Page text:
Stainless steel will not easily corrode, rust, or stain like carbon steel but is not completely resistant to stains and is vulnerable in certain environments.
Stainless steel is also known as inox steel which comes from the French word for stainless steel, “inoxydable.” Stainless steel requires a minimum chromium content of 10.5% by weight and will not easily corrode, rust, or stain like ordinary carbon steel does. However, stainless steel is not completely resistant to stains and can become vulnerable in certain environments such as those with a low oxygen content, high salinity, or poor air circulation. Stainless steel is typically used in applications where both the favorable mechanical properties of steel and corrosion resistance are needed.
Stainless Steel vs Carbon Steel
Carbon steel is vulnerable to corrosion and rust because the surface of the metal quickly oxidizes to form an iron oxide film, which in turn accelerates the corrosion even further by forming more iron oxide. As the corroded layer of rust grows, it flakes and falls away. Stainless steel differs from carbon steel by the much larger concentration of chromium present in the alloy. The chromium serves to reduce corrosion by forming a passive film of chromium oxide on the surface of the metal. This film blocks oxygen’s ability to diffuse to the surface of the steel and keeps the corrosion from spreading into the internal structure of the metal. However, this passivation only happens if the chromium concentration is high enough, and if oxygen is present to form the protective chromium oxide film. Because oxygen is required to form the passive layer, corrosion resistance can be reduced if the component is used in a non-oxygenated environment such as an underwater structure.
Types of Stainless Steel
Different types of stainless steel can be characterized in many different ways. For example, they can be categorized by their elemental alloy composition. Stainless steel with added nickel experience a stabilized austenite structure which causes them to be less brittle at low temperatures. Similarly, steel with added manganese also preserves the austenitic structure but at a much lower cost, making it preferable to nickel in some applications. Stainless steel with a greater carbon content, on the other hand, allows for greater hardness and strength at the cost of making the alloy more brittle.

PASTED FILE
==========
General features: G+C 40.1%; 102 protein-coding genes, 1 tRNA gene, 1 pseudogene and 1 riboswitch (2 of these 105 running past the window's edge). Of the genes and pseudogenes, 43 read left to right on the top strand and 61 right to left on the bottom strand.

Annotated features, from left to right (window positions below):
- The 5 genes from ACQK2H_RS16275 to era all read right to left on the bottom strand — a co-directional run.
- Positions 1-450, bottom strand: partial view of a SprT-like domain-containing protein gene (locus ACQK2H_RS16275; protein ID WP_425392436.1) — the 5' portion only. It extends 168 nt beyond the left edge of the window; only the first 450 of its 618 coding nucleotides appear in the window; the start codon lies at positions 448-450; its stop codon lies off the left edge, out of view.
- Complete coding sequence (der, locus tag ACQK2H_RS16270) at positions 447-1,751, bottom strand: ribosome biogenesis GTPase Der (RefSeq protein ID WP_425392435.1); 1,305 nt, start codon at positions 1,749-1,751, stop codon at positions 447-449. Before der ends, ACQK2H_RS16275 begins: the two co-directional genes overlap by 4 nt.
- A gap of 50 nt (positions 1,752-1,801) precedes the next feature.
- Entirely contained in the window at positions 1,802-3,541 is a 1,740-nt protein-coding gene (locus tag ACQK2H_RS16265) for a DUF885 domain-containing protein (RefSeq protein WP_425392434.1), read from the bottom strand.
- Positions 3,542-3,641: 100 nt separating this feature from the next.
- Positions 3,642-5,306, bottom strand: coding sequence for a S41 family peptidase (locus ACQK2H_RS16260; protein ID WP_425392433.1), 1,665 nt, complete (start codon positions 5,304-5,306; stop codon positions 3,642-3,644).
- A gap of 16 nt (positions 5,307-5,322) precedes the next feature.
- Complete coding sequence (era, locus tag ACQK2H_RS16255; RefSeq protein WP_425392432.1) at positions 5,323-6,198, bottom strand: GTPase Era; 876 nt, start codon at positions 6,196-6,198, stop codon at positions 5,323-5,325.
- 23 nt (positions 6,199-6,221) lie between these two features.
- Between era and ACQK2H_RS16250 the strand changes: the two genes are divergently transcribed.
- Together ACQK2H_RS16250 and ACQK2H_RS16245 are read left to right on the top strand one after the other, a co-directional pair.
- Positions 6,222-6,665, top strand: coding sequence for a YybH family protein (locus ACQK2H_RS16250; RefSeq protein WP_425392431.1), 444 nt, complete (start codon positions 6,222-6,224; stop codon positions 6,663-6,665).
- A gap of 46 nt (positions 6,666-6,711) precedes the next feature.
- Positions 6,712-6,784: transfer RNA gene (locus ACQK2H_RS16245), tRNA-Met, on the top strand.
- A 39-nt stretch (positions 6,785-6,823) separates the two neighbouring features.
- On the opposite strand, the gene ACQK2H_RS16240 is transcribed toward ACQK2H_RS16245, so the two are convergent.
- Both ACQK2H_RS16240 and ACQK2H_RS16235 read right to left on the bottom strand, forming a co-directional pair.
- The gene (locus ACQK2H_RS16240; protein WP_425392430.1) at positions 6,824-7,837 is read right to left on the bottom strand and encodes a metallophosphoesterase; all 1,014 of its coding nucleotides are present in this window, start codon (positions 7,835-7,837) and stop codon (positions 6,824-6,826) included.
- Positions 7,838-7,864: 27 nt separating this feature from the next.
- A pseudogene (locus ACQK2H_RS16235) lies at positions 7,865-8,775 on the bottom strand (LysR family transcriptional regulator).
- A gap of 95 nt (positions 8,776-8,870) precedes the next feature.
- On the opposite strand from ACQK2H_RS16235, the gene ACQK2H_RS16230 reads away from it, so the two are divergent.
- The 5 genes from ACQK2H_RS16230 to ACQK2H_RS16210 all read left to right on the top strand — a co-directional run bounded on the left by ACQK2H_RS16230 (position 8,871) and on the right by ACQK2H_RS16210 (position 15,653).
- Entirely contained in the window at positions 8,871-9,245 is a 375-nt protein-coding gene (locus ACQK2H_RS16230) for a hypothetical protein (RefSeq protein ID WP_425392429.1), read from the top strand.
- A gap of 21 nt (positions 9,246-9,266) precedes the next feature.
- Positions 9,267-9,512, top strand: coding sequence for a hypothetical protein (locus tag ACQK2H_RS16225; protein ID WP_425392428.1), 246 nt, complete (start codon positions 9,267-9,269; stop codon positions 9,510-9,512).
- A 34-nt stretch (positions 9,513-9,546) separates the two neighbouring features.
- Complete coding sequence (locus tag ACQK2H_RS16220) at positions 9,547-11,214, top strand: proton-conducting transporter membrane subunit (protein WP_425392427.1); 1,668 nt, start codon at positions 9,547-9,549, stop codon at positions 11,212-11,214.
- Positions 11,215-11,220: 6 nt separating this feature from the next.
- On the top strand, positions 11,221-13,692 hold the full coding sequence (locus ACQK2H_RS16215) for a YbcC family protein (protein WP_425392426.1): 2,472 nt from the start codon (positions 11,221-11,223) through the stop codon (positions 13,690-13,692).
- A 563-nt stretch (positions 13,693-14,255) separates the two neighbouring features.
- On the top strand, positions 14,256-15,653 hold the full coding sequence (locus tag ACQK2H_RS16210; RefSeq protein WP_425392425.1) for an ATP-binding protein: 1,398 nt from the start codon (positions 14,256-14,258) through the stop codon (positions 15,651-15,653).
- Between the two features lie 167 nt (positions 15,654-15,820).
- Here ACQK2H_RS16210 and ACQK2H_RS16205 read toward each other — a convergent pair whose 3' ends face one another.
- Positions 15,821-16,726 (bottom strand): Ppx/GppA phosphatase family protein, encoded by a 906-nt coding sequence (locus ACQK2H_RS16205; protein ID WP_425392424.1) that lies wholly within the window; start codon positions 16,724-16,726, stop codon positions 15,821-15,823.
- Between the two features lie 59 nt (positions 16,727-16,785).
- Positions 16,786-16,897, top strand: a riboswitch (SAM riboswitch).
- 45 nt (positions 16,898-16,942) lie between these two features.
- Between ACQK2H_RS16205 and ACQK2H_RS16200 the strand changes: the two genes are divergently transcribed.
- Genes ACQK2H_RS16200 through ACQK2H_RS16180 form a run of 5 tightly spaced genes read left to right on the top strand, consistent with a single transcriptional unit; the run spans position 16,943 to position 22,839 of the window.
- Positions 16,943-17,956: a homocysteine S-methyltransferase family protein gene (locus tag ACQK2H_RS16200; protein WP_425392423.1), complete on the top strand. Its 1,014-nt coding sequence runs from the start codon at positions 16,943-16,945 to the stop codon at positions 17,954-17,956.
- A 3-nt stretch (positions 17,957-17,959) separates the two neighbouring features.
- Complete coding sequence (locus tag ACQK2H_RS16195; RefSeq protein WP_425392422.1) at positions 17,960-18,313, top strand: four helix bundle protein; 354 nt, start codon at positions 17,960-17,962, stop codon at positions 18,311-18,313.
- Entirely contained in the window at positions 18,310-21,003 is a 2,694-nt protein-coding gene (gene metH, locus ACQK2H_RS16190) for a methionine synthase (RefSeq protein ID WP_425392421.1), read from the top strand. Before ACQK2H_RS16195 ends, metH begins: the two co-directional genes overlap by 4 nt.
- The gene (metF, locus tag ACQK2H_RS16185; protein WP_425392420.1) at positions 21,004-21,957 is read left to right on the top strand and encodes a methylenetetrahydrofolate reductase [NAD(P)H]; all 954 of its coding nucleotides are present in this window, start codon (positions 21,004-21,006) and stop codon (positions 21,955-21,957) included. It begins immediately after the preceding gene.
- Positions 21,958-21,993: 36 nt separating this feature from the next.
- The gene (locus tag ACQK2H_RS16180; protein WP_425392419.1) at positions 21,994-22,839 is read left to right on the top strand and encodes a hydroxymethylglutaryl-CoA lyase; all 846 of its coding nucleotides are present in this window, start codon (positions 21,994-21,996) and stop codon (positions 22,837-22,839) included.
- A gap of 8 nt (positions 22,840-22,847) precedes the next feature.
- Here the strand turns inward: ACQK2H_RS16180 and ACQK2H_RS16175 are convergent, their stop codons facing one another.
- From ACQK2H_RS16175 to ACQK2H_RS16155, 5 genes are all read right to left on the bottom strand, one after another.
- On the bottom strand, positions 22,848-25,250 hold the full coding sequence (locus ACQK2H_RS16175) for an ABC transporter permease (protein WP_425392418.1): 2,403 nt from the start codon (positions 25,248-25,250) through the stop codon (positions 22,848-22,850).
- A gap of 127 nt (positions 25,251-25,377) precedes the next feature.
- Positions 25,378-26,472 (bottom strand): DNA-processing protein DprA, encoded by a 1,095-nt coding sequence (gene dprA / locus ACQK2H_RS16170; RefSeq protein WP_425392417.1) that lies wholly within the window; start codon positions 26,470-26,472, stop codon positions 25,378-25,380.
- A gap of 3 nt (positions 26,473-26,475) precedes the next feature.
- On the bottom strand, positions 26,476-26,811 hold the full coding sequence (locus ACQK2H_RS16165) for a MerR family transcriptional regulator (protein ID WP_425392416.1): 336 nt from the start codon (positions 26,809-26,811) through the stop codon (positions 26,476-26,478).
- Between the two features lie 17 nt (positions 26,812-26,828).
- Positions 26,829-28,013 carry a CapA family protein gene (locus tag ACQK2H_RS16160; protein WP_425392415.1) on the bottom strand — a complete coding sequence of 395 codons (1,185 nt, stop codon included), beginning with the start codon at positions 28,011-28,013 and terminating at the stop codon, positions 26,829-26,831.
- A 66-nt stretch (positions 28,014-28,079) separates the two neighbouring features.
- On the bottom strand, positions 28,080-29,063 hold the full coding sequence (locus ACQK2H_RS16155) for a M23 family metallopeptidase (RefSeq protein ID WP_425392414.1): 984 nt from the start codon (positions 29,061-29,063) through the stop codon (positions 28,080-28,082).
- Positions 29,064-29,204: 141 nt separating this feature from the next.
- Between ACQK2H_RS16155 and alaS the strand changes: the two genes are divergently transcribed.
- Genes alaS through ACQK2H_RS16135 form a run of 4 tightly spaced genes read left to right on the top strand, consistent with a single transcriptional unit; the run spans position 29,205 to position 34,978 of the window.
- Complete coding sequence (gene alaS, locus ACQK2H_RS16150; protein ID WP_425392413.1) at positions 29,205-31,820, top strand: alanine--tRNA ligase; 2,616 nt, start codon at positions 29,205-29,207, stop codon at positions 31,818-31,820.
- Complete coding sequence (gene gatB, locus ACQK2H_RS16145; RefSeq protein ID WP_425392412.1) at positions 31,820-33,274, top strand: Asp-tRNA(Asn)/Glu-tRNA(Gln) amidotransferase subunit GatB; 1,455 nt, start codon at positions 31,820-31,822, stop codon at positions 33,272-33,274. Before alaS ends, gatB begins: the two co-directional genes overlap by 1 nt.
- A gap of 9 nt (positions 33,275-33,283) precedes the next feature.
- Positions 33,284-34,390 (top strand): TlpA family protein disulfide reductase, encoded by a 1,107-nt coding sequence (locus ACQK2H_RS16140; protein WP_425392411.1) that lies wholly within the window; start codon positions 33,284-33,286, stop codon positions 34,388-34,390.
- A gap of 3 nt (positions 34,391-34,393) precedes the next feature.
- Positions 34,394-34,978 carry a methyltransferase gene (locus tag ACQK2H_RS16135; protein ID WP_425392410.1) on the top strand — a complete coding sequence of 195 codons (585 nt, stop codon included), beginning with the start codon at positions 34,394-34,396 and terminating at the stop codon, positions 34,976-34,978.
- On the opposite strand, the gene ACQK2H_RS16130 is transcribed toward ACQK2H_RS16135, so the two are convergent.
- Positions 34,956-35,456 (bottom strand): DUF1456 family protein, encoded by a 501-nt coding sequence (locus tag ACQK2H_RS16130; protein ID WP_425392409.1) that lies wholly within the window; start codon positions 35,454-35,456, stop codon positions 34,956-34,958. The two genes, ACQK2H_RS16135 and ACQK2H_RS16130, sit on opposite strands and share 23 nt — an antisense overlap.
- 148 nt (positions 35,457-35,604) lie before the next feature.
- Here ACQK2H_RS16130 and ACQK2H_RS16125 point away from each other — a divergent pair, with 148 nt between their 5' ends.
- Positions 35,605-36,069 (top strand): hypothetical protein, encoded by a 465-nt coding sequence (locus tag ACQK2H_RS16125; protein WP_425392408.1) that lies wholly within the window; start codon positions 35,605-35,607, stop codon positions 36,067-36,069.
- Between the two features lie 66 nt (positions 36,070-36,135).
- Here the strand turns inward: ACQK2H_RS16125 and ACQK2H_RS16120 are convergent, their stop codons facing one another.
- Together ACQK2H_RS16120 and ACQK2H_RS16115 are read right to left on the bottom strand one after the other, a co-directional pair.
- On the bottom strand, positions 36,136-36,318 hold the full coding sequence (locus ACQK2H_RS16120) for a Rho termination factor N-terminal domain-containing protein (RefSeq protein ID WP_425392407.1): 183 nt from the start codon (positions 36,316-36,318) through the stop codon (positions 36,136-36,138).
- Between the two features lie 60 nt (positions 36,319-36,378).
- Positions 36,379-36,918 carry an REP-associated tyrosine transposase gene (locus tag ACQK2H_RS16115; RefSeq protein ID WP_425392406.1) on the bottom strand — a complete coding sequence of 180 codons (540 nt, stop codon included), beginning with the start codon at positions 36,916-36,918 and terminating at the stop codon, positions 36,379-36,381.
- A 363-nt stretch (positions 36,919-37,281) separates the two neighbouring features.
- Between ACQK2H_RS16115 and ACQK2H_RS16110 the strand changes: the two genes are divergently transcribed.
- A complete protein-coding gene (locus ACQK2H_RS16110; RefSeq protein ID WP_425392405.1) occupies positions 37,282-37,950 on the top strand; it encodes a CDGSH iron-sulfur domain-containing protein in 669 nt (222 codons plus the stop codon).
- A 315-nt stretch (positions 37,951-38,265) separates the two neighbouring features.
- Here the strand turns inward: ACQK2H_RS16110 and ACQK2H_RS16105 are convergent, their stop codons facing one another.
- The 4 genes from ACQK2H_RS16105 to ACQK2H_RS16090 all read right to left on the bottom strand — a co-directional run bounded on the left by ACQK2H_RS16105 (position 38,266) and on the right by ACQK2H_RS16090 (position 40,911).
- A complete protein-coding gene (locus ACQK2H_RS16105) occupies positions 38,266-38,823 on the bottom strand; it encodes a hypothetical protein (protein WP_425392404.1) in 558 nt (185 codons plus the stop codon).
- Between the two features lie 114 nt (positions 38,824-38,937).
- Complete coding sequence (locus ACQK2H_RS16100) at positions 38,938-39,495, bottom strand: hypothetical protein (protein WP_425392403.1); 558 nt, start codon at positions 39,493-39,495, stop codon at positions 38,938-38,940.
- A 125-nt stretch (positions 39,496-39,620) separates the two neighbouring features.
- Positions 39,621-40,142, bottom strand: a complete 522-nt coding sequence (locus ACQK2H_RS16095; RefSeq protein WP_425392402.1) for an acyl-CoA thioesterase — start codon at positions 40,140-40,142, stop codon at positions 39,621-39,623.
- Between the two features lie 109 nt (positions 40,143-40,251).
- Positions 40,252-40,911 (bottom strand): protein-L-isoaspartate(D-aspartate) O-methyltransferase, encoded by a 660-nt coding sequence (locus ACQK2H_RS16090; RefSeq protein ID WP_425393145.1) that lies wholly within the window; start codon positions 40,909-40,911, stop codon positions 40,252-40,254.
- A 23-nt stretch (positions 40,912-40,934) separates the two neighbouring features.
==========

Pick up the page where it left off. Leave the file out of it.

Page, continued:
Alternatively, stainless steels can be categorized by their microstructure. Austenitic steels display a face-centered cubic crystal structure and make up 70% of total stainless steel production. Superaustenitic steels have a high molybdenum content (greater than 6% by weight) and nitrogen additions which allow them to have a greater resistance to chloride pitting and crevice corrosion. Additionally, these stainless steels have a higher nickel content, which reduces their vulnerability to stress corrosion cracking. Ferritic stainless steels have a body-centered cubic crystal structure and offer better mechanical properties than their austenitic counterparts, but pay for that with reduced corrosion resistance due to their lower chromium and nickel contents. Martensitic steels are not as corrosion resistant, but they are very strong and tough. They are also easily machinable and able to be hardened by heat treatment.
Generally, stainless steel is only used in applications where a corrosion resistant material is needed, because it is more expensive than carbon steel. However, stainless steel is not favorable in all environments and should be avoided in specialized applications, such as underwater or enclosed spaces. As always, engineers must carefully consider material choices during the design process as they are crucial to the success of a project.